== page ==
IA32 IA64 X8664 PPC and More

The most popular CPU architectures for desktop computers in 2003 are the following:

IA-32 These CPUs power the vast majority of computers sold from the late 1980s to the present. Intel, AMD, VIA, and Transmeta are selling IA-32 CPUs in 2003, and other companies have sold them in the past. The most popular IA-32 CPUs of late are Intel's Pentium 4, Intel's Celeron, AMD's Athlon, and AMD's Duron. The 32 in IA-32 refers to the fact that these CPUs have 32-bit data busses, meaning that they move data in 32-bit chunks. This 32-bit architecture has been adequate for over a decade, but increases in RAM capacity and new concepts in low-level CPU design make it desirable to retire this venerable CPU

line. In 2003, both Intel and AMD are pushing new 64-bit CPUs. Time will tell how successful each is in this endeavor.

Note Linus Torvalds, the creator of the Linux kernel, now works for Transmeta. Therefore, the Linux kernel includes unusually good support for some Transmeta CPU features. These CPUs are uncommon in desktop systems, though; they're most popular in portable devices.

IA-64 Intel's 64-bit CPU architecture is known as IA-64, and it is being sold under the Itanium name. Itanium is a high-performance 64-bit architecture that's being targeted initially at the high-end workstation and server markets. As such, IA-64 systems tend to be expensive. The IA-64 CPU is capable of running IA-32 programs in a compatibility mode, but performance suffers greatly in this mode, and you can't run IA-64 and IA-32 programs at the same time. Aside from the IA-32 compatibility mode, the IA-64 was intended in part to discard much of the historical baggage that's accumulated with the IA-32 architecture over the years.

x86-64 AMD's 64-bit architecture goes by the name x86-64, with chips sold under the names Opteron and Athlon 64. As the name implies, x86-64 is a 64-bit derivative of the 32-bit x86 (IA-32) architecture. As such, it's a less drastic deviation from IA-32 than is IA-64, and performance when running IA-32 programs doesn't suffer greatly. It's also possible to run x86-64 and IA-32 programs side-by-side, which should make the transition from IA-32 to x86-64 relatively painless.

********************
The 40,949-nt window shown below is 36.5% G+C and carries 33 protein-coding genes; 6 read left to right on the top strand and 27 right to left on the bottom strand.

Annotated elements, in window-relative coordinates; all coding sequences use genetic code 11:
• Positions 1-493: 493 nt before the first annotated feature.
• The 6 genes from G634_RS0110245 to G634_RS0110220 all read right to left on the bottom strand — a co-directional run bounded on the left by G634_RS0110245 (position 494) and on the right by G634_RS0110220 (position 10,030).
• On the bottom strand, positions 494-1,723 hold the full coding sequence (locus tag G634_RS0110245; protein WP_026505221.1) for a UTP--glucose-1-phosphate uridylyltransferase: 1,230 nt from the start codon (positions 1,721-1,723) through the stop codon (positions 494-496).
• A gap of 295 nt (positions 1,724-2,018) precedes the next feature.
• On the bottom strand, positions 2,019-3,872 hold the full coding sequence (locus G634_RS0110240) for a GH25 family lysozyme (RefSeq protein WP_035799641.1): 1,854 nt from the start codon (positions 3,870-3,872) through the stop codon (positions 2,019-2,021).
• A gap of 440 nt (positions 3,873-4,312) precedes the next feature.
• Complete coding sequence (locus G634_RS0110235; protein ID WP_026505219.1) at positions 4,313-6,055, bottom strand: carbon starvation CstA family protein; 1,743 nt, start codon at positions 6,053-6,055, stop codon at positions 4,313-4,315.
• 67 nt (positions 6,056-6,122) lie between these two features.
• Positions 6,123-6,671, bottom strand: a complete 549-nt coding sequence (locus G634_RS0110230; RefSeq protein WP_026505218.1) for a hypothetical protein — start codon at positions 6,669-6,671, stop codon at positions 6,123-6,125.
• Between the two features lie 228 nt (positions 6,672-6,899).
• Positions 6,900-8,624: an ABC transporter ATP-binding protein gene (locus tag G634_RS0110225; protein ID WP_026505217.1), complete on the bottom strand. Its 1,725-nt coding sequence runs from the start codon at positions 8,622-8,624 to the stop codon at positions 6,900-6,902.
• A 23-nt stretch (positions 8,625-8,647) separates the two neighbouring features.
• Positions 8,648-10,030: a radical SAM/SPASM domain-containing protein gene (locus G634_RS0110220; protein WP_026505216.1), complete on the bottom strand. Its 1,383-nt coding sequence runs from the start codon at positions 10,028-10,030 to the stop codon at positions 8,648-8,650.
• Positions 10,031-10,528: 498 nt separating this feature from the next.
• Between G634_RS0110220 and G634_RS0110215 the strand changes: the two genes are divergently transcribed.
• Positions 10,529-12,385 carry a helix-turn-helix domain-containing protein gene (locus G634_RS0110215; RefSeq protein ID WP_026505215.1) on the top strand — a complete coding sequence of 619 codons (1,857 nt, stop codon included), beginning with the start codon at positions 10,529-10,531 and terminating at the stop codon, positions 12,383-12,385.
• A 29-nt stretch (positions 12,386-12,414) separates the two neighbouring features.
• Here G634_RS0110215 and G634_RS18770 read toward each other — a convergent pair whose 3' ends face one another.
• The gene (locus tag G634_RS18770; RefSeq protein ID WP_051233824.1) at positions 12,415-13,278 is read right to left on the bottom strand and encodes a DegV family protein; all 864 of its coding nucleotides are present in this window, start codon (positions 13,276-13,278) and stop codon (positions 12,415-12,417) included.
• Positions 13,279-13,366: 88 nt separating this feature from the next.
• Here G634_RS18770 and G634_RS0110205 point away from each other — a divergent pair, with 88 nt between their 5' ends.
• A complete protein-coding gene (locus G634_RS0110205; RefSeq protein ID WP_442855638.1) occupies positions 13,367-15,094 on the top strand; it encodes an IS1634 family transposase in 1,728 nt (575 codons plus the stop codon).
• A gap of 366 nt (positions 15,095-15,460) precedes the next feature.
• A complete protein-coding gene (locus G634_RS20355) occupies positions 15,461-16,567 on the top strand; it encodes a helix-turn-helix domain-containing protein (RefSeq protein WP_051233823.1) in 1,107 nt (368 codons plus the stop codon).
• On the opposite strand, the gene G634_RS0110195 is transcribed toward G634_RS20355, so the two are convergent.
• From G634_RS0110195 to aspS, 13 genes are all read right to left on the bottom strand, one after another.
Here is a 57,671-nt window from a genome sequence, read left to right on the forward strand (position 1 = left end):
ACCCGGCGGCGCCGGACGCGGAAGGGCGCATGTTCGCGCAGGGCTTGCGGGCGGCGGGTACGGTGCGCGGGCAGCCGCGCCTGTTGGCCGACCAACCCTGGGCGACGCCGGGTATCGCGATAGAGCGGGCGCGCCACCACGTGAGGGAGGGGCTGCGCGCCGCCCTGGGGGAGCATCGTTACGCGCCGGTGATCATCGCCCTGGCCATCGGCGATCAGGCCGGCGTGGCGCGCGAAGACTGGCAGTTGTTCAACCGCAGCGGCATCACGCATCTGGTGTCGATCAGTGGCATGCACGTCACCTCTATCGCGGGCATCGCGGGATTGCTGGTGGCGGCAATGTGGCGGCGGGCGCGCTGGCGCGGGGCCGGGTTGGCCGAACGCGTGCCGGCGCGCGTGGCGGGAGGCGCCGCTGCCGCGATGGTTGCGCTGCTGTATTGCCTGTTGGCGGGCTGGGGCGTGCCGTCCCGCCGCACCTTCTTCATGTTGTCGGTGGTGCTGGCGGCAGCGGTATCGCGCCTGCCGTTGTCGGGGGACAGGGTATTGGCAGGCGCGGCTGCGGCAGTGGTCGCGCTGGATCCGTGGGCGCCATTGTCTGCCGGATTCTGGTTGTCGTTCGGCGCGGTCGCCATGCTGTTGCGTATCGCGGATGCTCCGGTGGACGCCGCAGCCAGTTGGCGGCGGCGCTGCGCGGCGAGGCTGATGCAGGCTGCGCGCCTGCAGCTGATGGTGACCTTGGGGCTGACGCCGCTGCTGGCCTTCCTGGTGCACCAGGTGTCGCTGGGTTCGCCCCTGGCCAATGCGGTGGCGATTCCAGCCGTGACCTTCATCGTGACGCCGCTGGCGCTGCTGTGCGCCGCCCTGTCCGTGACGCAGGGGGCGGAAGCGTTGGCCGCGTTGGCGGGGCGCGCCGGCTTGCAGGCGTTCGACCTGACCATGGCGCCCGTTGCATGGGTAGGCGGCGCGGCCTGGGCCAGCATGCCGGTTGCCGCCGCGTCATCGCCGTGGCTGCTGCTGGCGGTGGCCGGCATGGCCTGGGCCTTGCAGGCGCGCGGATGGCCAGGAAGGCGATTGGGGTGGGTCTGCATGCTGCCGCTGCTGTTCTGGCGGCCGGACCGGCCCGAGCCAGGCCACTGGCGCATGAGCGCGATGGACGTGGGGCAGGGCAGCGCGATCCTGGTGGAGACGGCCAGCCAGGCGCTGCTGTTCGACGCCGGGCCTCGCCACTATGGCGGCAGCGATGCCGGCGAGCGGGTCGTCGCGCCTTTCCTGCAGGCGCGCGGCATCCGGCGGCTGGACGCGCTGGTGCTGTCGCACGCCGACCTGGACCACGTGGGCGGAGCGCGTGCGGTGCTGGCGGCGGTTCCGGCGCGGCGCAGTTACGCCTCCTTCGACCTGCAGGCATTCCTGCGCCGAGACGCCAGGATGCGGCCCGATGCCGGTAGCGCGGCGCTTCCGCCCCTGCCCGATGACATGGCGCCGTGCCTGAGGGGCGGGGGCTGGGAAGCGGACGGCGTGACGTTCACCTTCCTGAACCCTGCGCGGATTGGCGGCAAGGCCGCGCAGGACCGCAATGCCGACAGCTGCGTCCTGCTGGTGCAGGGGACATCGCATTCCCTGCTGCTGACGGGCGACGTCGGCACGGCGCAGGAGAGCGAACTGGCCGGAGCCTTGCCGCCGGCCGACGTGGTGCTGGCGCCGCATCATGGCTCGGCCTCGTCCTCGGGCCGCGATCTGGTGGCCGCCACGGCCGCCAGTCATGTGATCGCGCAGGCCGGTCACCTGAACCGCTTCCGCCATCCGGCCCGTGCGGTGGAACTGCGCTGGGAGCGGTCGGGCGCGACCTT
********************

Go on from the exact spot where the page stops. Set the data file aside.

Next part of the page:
PowerPC This CPU (often called PPC) was developed jointly by Motorola, Apple, and IBM as a successor to Motorola's 680x0 CPU series, which were most commonly found in Apple Macintoshes from the 1980s and early 1990s. PPC CPUs are common in more modern Macintoshes, in some IBM workstations, and in a few less mainstream systems, such as the AmigaOne. The PowerPC was originally designed as a 32-bit architecture with little historical baggage, unlike the IA-32 and x86-64 CPUs. A 64-bit version is now available, as well.

Alpha The 64-bit Alpha CPU was originally developed by Digital

Equipment Corporation (DEC), but DEC went out of business and Compaq bought much of DEC, including the rights to the Alpha CPU. With the merger of Compaq and Hewlett-Packard (HP) in 2002, the Alpha CPU now belongs to HP, but it appears that HP intends to let the design die. Alpha CPUs found their way into many high-performance workstations and servers, but they never became a viable competitor to IA-32 or PPC for most consumers.

MIPS The MIPS CPU line includes both 32- and 64-bit variants. These CPUs are most commonly found in embedded devices, such as dedicated routers, digital cable boxes, digital video recorders, and video game systems. Some of these devices run Linux; therefore, Linux and MIPS are closely related—but in ways that are not obvious to most people.

SPARC SPARC and UltraSPARC CPUs are used by Sun in its workstations, which usually run Solaris. Linux can also run on most Sun workstations, so if you want to use an UltraSPARC CPU for a Linux workstation or server, you can.

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